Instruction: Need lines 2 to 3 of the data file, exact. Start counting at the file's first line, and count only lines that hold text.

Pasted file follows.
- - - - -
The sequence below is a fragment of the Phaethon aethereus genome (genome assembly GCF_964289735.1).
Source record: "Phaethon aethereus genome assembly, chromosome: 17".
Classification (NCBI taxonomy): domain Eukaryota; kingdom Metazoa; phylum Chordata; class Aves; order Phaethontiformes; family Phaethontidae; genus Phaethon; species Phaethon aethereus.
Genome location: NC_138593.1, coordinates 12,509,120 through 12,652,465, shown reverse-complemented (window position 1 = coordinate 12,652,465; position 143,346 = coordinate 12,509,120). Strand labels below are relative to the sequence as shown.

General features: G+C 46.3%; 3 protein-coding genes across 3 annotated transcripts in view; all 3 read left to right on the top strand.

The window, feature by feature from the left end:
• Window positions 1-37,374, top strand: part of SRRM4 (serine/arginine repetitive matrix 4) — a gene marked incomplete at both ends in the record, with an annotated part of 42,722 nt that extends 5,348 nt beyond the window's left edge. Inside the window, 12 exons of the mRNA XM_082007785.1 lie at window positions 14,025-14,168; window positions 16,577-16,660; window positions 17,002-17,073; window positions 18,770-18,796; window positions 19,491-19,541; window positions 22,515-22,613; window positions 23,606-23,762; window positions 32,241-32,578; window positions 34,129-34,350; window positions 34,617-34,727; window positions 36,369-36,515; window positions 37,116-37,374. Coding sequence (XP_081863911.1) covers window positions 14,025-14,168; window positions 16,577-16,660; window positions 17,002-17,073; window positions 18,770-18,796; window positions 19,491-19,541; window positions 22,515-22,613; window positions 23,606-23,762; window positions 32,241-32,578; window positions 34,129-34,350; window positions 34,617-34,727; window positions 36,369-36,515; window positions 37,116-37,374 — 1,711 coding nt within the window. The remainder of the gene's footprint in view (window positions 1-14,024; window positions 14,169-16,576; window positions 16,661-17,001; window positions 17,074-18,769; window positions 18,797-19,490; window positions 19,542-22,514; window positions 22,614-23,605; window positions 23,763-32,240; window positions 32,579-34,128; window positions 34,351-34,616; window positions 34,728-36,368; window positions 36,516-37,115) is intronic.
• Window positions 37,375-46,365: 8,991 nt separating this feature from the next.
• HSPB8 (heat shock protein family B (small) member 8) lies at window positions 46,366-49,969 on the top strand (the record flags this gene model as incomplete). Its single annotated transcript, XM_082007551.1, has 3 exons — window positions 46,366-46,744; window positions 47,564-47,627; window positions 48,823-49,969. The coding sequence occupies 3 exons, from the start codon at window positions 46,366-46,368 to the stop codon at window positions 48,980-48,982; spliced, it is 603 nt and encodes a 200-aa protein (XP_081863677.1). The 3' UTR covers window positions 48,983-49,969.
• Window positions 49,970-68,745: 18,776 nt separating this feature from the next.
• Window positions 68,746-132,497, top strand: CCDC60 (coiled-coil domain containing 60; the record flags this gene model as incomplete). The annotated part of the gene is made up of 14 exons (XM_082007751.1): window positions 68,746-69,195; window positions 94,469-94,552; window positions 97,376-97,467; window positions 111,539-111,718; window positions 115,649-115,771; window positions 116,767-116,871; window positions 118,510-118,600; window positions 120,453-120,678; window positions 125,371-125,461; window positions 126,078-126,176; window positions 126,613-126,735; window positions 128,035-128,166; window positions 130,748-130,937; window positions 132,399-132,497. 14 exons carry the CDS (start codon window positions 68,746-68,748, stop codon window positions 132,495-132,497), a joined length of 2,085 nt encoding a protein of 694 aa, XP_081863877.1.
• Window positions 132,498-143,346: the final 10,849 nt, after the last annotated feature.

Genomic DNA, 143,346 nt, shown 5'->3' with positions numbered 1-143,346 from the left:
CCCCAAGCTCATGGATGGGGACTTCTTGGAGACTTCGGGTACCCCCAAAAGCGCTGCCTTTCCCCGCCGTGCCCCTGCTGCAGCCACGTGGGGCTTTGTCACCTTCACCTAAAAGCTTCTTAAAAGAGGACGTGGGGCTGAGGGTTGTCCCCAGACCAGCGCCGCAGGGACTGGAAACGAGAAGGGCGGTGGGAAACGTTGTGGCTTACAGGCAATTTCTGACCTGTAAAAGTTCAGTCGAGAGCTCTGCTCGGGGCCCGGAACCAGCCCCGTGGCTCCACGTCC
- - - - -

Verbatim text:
Source record: "Phaethon aethereus genome assembly, chromosome: 17".
Classification (NCBI taxonomy): domain Eukaryota; kingdom Metazoa; phylum Chordata; class Aves; order Phaethontiformes; family Phaethontidae; genus Phaethon; species Phaethon aethereus.